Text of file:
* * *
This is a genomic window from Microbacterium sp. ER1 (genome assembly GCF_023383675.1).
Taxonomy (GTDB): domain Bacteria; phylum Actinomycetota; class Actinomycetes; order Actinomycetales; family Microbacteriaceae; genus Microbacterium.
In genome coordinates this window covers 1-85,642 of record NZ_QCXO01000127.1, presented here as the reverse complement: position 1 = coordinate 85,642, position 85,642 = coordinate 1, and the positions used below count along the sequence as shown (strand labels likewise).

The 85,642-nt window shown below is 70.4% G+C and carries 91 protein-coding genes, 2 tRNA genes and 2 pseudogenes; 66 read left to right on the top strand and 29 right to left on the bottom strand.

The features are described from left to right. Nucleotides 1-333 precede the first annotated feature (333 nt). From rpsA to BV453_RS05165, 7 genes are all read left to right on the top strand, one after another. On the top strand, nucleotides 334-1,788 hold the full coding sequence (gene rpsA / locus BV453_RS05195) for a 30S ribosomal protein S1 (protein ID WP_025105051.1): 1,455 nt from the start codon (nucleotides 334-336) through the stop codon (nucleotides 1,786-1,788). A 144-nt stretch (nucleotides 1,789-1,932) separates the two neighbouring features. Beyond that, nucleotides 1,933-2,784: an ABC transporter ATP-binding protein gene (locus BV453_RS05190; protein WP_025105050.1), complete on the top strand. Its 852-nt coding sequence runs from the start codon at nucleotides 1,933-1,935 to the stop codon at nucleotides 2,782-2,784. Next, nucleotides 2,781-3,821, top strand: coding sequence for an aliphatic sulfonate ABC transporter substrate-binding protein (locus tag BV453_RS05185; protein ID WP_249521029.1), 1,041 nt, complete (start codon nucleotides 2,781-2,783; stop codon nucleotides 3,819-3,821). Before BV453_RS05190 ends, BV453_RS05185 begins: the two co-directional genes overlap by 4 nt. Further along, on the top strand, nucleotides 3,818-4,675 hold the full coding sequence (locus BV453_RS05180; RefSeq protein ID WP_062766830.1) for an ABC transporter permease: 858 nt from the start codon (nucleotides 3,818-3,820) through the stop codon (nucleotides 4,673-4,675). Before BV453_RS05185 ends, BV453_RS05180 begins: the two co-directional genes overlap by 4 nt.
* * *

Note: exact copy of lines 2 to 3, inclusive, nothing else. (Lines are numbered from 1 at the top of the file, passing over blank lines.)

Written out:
Taxonomy (GTDB): domain Bacteria; phylum Actinomycetota; class Actinomycetes; order Actinomycetales; family Microbacteriaceae; genus Microbacterium.
In genome coordinates this window covers 1-85,642 of record NZ_QCXO01000127.1, presented here as the reverse complement: position 1 = coordinate 85,642, position 85,642 = coordinate 1, and the positions used below count along the sequence as shown (strand labels likewise).